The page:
The US embassy in Iran has been reopened as a museum chronicling the bitter history of bilateral relations.
Thousands of Iranians have rallied in Tehran to mark the 39th anniversary of the US embassy takeover, as Washington prepares to reimpose all sanctions lifted under the 2015 nuclear deal.
The crowd chanted “Down with US” and “Death to Israel” during the rally in the Iranian capital on Sunday, and state TV said similar demonstrations were held in other cities and towns.
Al Jazeera’s Zein Basravi, reporting from Tehran, said the crowd is “bigger” and “angrier” during this year’s commemoration.
“It has to do with the fact that the anniversary coincides with the deadline by the United States to reimpose sanctions that were lifted by the 2015 nuclear deal,” he said.
“But many Iranians that we spoke to said that this deadline is meaningless and that foreign investment has already been scared off…and that any economic damage has already been done.”
Shortly after the Islamic Revolution in 1979, Iranian students stormed the American embassy, taking 52 hostages for 444 days. The US cut off diplomatic relations in response to the hostage-taking.
In Iran, November 4 is also known as Student Day and the National Day of the Fight against Global Arrogance.
Iran’s government celebrates the embassy takeover every year as a decisive blow against the United States, which had supported the autocratic rule of Shah Mohammad Reza Pahlavi.
The embassy compound, widely known as the “den of spies,” is now a cultural centre.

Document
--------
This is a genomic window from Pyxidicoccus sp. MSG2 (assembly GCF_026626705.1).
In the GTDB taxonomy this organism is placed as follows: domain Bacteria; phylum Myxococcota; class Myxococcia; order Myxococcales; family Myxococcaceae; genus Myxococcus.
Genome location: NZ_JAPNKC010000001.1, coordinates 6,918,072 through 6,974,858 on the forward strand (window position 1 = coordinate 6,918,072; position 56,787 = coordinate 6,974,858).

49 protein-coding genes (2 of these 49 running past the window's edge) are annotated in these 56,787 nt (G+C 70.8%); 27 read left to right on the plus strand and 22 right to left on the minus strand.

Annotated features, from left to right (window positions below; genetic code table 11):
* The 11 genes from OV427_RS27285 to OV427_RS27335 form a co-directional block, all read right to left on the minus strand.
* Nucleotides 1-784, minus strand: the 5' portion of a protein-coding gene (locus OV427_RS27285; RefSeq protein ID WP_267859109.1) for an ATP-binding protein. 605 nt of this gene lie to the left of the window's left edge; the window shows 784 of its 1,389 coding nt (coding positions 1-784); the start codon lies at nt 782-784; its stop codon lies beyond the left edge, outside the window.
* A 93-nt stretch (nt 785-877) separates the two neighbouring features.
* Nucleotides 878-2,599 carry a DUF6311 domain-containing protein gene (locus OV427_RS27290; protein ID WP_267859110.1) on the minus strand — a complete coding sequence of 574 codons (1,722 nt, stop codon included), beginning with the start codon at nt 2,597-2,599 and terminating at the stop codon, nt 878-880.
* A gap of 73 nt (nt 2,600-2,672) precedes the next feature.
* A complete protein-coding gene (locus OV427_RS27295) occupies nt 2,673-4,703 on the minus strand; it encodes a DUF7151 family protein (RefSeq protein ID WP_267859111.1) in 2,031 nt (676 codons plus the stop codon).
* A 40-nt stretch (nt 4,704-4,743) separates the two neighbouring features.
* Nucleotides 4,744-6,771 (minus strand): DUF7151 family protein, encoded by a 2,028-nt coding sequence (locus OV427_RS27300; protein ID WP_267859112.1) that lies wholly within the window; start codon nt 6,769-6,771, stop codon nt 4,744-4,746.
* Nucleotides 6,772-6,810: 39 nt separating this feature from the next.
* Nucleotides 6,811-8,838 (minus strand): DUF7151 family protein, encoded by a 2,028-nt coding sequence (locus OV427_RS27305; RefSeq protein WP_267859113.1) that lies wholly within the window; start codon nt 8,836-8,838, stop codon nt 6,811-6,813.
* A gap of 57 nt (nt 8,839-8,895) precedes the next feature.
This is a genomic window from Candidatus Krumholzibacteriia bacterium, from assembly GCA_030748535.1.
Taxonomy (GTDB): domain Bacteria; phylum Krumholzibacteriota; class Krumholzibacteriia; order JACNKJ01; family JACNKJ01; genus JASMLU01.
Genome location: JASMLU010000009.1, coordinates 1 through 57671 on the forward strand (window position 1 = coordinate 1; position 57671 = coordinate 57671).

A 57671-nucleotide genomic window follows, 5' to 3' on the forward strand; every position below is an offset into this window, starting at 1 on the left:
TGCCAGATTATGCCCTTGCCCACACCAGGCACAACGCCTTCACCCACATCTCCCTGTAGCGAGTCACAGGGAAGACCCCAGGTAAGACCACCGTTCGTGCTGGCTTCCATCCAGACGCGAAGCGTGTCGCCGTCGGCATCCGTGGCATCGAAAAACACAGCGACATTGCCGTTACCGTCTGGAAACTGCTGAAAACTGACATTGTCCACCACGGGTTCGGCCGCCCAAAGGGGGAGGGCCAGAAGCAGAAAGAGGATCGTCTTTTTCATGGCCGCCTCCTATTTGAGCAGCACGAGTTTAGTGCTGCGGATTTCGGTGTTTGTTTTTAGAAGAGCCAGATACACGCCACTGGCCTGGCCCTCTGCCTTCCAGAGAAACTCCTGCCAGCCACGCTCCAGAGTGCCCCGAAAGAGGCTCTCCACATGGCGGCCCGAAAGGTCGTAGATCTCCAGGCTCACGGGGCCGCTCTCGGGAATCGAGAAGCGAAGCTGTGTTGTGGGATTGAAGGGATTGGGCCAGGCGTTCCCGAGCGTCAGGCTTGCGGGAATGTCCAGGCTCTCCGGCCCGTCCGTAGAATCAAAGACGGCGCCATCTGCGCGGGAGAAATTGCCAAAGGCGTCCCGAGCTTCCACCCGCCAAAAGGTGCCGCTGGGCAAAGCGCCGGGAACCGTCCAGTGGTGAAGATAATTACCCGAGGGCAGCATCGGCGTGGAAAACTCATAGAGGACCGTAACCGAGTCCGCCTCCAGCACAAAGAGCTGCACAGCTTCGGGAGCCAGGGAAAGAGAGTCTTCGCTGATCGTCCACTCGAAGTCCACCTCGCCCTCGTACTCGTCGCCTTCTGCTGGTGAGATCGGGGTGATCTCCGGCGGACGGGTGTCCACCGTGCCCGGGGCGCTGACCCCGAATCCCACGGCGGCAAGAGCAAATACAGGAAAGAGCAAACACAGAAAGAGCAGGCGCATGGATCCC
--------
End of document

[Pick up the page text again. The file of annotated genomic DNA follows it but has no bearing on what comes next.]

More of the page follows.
Anger and distrust of the US are surging again following President Donald Trump’s decision to withdraw from Iran’s nuclear deal with world powers despite Tehran’s compliance with the agreement, which was negotiated under the Obama administration.
In May, the Trump administration announced the restoration of sanctions against Iran. The first round took effect in August, while the second round targeting Iran’s oil and gas, as well as its shipping and banking industries, will take effect on Monday, November 5.
Iran is already in the grip of an economic crisis and has seen sporadic protests in recent months, as Iranian officials tried to downplay the sanctions and their effects.
The US said the sanctions are not aimed at toppling the government, but at persuading it to radically change its policies, including its support for regional armed groups and its development of long-range ballistic missiles.
Iranian leaders said the sanctions are aimed at toppling the government and have ruled out negotiations with the Trump administration.
At a gathering on Saturday, Iran’s supreme leader, Ayatollah Ali Khamenei, portrayed the sanctions as part of a long tradition of American hostility towards the Islamic Republic, which he said had nevertheless prevailed.